By Roxana Tiron - 12/04/10 03:14 PM EST
House Democrats are planning to back the Navy’s plan to buy 20 new littoral combat ships as part of a stopgap measure that would fund the government until Sept. 30, 2011.
House Appropriations Committee Chairman David Obey (D-Wis.) drafted a catchall spending measure, or continuing resolution (CR), that combines the budgets for all federal departments because Congress has not approved any 2011 spending bills.
According to the draft of the yearlong CR, the secretary of the Navy “may award a contract or contracts for up to 20 littoral combat ships subject to the availability of appropriated funds for such purpose.”
The CR may come up for a vote in the House as early as this week. Some lawmakers have raised issues with the draft because it includes authorizing language in what is technically an appropriations bill.
The CR may not be the Navy’s only chance to get the green light for its new buying strategy: As The Hill reported Saturday, Rep. Gene Taylor (D-Miss.), the chairman of the House Armed Services Seapower and Expeditionary Forces subpanel, has introduced an amendment to the fiscal 2010 defense authorization bill designed to “improve” the Navy’s littoral combat ship program.
Taylor’s amendment is co-sponsored by other senior Armed Services members, including Reps. Todd Akin (R-Mo.), Roscoe Bartlett (R-Md.), Jo Bonner (R-Ala.), Steve Kagen (D-Wis.), Bart Stupak (D-Mich.) and Rob Wittman (R-Va.). The goal is to get the bill on the House’s suspension vote calendar, according to a congressional source.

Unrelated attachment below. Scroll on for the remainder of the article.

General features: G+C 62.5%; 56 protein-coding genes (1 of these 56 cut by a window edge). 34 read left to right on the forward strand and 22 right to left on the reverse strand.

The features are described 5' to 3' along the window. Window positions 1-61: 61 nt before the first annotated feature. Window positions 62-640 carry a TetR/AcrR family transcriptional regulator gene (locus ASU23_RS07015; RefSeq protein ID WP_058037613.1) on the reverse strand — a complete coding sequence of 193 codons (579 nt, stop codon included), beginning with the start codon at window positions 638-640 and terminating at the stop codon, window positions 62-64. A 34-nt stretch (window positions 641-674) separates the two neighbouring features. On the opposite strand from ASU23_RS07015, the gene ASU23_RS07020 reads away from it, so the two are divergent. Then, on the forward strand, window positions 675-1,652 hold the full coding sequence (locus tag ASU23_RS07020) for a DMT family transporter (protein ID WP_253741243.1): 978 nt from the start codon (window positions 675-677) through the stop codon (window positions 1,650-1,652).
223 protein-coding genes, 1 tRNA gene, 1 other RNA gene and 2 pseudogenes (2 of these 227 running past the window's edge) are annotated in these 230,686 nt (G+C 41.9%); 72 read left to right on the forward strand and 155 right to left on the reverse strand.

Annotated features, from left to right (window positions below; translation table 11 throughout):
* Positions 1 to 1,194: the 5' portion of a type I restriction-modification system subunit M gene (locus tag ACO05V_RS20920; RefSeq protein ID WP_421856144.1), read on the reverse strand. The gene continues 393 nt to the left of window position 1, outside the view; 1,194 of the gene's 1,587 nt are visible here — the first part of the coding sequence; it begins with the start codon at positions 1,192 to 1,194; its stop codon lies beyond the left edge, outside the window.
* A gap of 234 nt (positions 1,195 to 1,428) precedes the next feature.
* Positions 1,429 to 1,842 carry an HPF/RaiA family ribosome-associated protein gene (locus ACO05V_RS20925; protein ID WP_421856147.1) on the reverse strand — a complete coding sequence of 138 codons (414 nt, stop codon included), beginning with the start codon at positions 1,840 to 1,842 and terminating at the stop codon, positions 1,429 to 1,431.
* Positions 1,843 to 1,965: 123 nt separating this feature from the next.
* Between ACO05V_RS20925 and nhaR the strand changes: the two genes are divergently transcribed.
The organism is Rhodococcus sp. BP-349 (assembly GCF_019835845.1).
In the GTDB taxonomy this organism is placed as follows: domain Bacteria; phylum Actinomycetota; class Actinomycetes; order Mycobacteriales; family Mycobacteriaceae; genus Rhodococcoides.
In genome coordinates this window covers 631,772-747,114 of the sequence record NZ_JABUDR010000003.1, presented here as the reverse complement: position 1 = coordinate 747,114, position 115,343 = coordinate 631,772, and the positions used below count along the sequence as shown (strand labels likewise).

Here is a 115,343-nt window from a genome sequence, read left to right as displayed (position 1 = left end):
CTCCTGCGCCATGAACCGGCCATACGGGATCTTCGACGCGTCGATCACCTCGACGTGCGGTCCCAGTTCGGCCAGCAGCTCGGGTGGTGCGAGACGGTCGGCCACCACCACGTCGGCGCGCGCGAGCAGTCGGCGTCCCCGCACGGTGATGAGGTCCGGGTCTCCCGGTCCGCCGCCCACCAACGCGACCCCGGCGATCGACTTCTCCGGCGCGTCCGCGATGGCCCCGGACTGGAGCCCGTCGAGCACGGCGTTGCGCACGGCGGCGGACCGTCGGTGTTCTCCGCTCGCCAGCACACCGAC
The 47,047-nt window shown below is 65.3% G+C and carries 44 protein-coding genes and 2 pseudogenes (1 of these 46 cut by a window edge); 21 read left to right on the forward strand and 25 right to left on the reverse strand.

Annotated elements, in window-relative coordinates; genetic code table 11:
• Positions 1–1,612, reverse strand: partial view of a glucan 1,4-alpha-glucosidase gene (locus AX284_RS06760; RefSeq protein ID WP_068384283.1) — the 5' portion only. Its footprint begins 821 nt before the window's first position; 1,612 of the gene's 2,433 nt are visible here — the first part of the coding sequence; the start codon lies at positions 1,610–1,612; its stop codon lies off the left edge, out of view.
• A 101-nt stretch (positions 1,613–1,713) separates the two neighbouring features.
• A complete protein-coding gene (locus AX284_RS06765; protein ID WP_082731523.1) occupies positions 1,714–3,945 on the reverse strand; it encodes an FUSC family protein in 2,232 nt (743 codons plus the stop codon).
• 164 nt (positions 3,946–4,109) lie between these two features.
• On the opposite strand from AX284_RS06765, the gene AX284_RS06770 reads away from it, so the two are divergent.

If it passes the House, Taylor’s amendment would have to move through the Senate, where clinching support by unanimous consent would be necessary for an expeditious approval of the Navy’s new buying strategy. It’s unclear, though, whether that would be possible given the Senate’s crowded lame-duck calendar and the political sparring between Republicans and Democrats.
Navy Secretary Ray Mabus on Nov. 3 told key lawmakers his service is considering buying 10 new shore-hugging ships from both Austal USA and a team of Marinette Marine and Lockheed Martin. The Navy’s rationale is that competition has significantly reduced the price of the ships, which are designed to sweep for mines in coastal waters, fight pirates and chase drug smugglers.
The initial plan was to buy only 10 ships from one winning contractor. The Navy cannot move ahead with the new proposal to use two shipbuilders without congressional authorization.
The Navy’s acquisition chief, Sean Stackley, has been making the rounds on Capitol Hill, while the chief of naval operations, Adm. Gary Roughead, and the Pentagon’s acquisition chief, Ashton Carter, have publicly made the case to use two shipbuilders.
Rep. Buck McKeon (R-Calif.), who is slated to lead the Armed Services Committee next year, called the new strategy a “win-win” and said he’s working to facilitate it. He told The Hill the Navy could get “more ships for the same amount of money” and keep more people working on the project at the same time.
Sen. Daniel Inouye (D-Hawaii), the chairman of the Appropriations Committee and the Defense panel, and Sen. Carl Levin (D-Mich.), who leads the Senate Armed Services Committee, also said recently that they are in favor of the Navy’s new proposal.
Alabama’s Republican senators — Richard Shelby, a defense appropriator, and Jeff Sessions, a defense authorizer — welcomed the Navy’s plan, as did another defense appropriator, Sen. Herb Kohl (D-Wis.).
Southern Alabama could gain as many as 2,000 new jobs from the program, as Austal USA, a unit of Australia’s Austal Ltd., is based in Mobile. Wisconsin also stands to gain several thousand jobs since Marinette Marine, a unit of the Italian shipbuilding company Fincantieri, is based in Marinette, Wis.